|Queen consort of Commagene|
|Tenure||70 BC - 38 BC
|Died||late 30s/early 20s BC|
|Spouse||King Antiochus I Theos of Commagene|
|Issue||Mithridates II of Commagene
Laodice, Queen of Parthia
Prince Antiochus II
Athenais, Queen of Media Atropatene
|House||House of Ariarathid (by birth)
Orontid Dynasty (by marriage)
|Father||King Ariobarzanes I of Cappadocia|
|Mother||Athenais Philostorgos I|
Isias, surnamed Philostorgos or Philostorgus (Greek: η Ισίας Φιλόστοργος, meaning Isias the loving one) was a Princess of Cappadocia who lived in the 1st century BC. Through her marriage to King Antiochus I Theos of Commagene, she became the Queen of Commagene. Very little is known on her. She was half Persian and half Greek. Isias was the daughter of King Ariobarzanes I of Cappadocia and his wife Queen Athenais Philostorgos I, while her brother was King Ariobarzanes II of Cappadocia.
Isias and Antiochus I had five children who were:
- Son, Mithridates II of Commagene - who succeeded Antiochus I after his death in 38 BC
- Daughter, Laodice, who married King Orodes II of Parthia
- Son, Antiochus II of Commagene
- Daughter, Antiochis of Commagene
- Daughter, Athenais who married King Artavasdes I of Media Atropatene
She appeared to have died of unknown causes sometime between the late 30s or early 20s BC. Isias was buried along with her daughter and her granddaughter on a burial site. This burial site was a monument known as the Karakush or Karakus Tumulus, also known as The Black Bird. The monument received its name because there is a column topped by an eagle, which has earned the mound name.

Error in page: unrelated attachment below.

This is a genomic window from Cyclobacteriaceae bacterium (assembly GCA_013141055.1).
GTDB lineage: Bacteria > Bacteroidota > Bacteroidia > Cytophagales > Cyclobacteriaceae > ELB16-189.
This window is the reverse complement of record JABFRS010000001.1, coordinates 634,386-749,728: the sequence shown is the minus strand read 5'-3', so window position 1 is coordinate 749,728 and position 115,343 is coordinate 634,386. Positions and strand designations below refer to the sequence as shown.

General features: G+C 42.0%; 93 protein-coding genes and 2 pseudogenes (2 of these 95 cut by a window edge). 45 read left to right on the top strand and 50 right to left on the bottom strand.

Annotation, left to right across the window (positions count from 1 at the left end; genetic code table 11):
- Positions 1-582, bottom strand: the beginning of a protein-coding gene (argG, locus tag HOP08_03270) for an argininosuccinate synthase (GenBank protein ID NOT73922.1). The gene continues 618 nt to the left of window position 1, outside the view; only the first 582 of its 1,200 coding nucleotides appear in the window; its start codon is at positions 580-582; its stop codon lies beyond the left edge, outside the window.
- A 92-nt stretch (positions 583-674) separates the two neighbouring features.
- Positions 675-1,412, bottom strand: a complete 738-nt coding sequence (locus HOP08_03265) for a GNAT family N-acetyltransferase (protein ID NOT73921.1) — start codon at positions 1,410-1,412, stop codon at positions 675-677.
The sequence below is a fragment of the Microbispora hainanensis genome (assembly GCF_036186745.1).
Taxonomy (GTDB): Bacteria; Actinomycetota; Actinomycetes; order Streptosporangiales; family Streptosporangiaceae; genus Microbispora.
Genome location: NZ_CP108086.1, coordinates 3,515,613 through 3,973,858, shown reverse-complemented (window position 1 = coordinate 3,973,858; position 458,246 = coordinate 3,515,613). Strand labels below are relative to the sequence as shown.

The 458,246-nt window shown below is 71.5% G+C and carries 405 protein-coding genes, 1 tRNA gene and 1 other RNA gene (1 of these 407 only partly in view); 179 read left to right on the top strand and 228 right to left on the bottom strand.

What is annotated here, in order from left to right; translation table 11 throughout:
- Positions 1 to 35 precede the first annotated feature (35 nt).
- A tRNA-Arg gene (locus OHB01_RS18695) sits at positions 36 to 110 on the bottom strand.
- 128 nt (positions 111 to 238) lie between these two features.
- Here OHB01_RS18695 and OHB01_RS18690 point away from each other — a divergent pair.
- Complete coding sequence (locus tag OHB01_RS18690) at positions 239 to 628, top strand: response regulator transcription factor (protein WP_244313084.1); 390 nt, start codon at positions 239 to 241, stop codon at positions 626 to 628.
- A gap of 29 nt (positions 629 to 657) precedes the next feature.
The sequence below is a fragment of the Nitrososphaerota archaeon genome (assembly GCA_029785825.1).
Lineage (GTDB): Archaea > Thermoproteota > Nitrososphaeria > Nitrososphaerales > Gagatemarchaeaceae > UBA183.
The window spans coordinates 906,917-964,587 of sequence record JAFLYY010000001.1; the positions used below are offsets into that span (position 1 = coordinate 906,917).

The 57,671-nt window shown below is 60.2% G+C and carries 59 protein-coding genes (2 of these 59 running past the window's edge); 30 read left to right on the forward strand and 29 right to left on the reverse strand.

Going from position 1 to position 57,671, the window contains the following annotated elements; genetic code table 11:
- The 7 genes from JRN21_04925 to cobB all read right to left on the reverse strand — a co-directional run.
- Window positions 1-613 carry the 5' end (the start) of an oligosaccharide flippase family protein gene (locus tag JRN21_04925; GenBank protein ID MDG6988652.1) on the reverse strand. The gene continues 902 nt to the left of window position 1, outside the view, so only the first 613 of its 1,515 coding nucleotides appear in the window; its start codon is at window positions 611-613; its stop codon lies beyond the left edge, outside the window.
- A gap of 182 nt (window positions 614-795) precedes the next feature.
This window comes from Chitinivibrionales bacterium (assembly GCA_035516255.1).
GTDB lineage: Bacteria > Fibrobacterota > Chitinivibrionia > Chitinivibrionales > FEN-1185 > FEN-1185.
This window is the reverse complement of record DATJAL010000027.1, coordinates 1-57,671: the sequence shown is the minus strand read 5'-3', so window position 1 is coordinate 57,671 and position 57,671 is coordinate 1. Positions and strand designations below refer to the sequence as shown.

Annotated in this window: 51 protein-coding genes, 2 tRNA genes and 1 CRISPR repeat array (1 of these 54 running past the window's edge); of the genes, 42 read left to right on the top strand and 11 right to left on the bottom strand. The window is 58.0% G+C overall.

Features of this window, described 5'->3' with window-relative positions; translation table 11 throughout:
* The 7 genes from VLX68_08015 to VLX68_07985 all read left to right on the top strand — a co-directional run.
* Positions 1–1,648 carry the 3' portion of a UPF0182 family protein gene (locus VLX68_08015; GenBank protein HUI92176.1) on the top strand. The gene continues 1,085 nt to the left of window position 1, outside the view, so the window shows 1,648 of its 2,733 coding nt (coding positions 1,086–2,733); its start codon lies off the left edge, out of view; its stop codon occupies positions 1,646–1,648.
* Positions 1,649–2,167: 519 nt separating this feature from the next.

This burial sanctuary was constructed and built by her son King Mithridates II of Commagene. Mithridates II built this sanctuary to bury and honour the lives and the memories of Isias, her daughter Antiochis and her granddaughter Aka I of Commagene. It is located 12 km or 7.5 miles from Kahta, Turkey. Each tumulus is surrounded by groups of three Doric Columns. Each column was about 9 metres or 29.5 feet high. It is topped with steles, reliefs and statues of a bull, lion and eagle.
This monument has Greek honorific inscriptions, which provides information about this site. It is inscribed on the external face of the two drums of the central column of the Northeast. Skipping a couple of phrases where restoration has been doubtful, the inscription reads:
- This is the hierothesion [sacred site or foundation] of Isias, whom the great King Mithridates (she being his own mother)…deemed worthy of this final hour. And…Antiochis lies herein, the king’s sister by the same mother, the most beautiful of women, whose life was short but her honours long-enduring. Both of these, as you see, preside here, and with them a daughter’s daughter, the daughter of Antiochis, Aka. A memorial of life with each other and of the king’s honour.
Isias’ name also appears in another honorific inscription dedicated by Mithridates II at the tomb of her other daughter Laodice:
- The great King Mithridates, the son of the great king Antiochus and queen Isias, dedicated this image to the unfading memory of queen Laodice, the king’s sister and the wife of Orodes, the king of kings, and to her own honour.
- Campbell-Scott, Roger. "Nimrud Dagh - A Sacred Mountain in Anatolia", in Vanished Civilizations: The Hidden Secrets of Lost Cities and Forgotten Peoples, pp. 194–197. Reader’s Digest Services P/L, Hong Kong, 1988. ISBN 0-276-42658-4.